Tomatoes contain lycopene, an antioxidant that attacks the free radicals that are suspected of triggering cancer.
Selenium, a mineral found in brazil nuts, sunflower seeds and fish is thought to provide protection against prostate cancer.
Tip: To eat healthfully, experts say a good rule of thumb is to fill 2/3 of your plate with vegetables, fruits, whole grains and beans and 1/3 or less with animal foods. Look for recipes for casseroles, stews and stir fries that use meat almost as a condiment.
Foods to avoid
Now for the bad news, particularly for meat-lovers. To maintain a healthy diet, you can forget about eating processed meats such as bacon, ham, salami, corned beef and some sausages. According to the WCRF, no amount is considered completely safe. Also try to limit consumption of red meats (such as beef, pork and lamb) to less than 500g cooked weight (about 700-750g raw weight) a week. Both red and processed meats are thought to be causes of bowel cancer.
Tip: For big breakfast eaters, try having your eggs with roasted tomatoes, which are rich in healthy carotenoids – which the WCRF says can lower the risk of cancers of the mouth, pharynx, larynx and lung. And add some crushed garlic to help prevent bowel and stomach cancer. Tasty and healthy substitutes for bacon (particularly in pasta sauces) are cooked mushrooms because of their strong flavour and meaty texture.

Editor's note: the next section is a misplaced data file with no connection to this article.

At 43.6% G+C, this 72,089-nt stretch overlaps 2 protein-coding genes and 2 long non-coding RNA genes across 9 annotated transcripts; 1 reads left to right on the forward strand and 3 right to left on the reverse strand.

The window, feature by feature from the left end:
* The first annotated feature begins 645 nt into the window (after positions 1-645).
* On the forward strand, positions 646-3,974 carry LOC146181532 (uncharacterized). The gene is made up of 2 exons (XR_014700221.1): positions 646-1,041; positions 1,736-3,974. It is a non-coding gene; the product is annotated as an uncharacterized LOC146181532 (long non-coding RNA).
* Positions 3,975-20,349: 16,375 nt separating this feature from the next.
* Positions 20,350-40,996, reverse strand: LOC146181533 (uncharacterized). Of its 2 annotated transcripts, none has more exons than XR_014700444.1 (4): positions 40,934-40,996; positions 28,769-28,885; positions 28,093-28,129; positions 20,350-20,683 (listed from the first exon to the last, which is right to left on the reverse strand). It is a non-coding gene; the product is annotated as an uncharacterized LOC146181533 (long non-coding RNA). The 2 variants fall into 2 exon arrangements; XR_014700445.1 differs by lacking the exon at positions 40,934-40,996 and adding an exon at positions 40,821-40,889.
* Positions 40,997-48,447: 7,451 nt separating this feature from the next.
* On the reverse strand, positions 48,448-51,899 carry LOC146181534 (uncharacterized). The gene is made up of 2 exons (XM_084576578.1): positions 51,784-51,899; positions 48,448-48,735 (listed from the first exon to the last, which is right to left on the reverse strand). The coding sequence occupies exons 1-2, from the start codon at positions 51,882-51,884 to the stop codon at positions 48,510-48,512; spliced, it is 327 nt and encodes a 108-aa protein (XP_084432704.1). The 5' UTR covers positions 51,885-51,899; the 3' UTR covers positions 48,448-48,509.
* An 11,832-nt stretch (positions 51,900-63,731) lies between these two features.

Other ‘bad guys’
Salty foods and foods processed with salt, including some bread and breakfast cereals. Research suggests that salt and salt-preserved foods are linked with stomach cancer.
Alcohol consumption is linked to an increased risk of cancer of the mouth, throat, larynx, esophagus, breast, and liver. Experts advise drinking alcohol only moderately, which for men means no more than 2 drinks a day and for women, only one per day. (Examples of what is considered one drink: 5 ounces of wine, 12 ounces of beer, 1.5 ounces of 80-proof liquor.)
Sugary drinks and energy-dense foods (high in fats and/or sugars and often low in nutrients and fiber) increase the risk of obesity – and therefore, cancer. Scientists have found that greater body fat increases the risk of cancer of the esophagus, pancreas, colon and rectum, breast (postmenopausal), kidney and gallbladder cancer.
Reduce your cancer risk
When it comes to eating to prevent cancer, Liz Armstrong, co-author of Cancer: 101 Solutions to a preventable epidemic (New Society Publishers), says there are 4 ‘must do’ principles to reduce your cancer risk.
1. Eat abundance of fruits and vegetables – and as much as possible, buy fresh, ripe, locally grown and organic. As a general rule of thumb: raw or lightly steamed is more healthy than cooked; fresh is better than frozen; and frozen is better than canned.
2. Drink lots of healthy liquids including pure water (cleansed of chlorine and other contaminants), various teas such as green and Chai, and freshly juiced fruits and vegetables.
3. Start your cancer prevention early – in the womb if possible! The good news, however, is that it’s never too late to begin. “While starting ‘in utero’ is not an option for us over-50s, we can offer this good advice to our kids and grandkids who are about to become pregnant,” Armstrong says.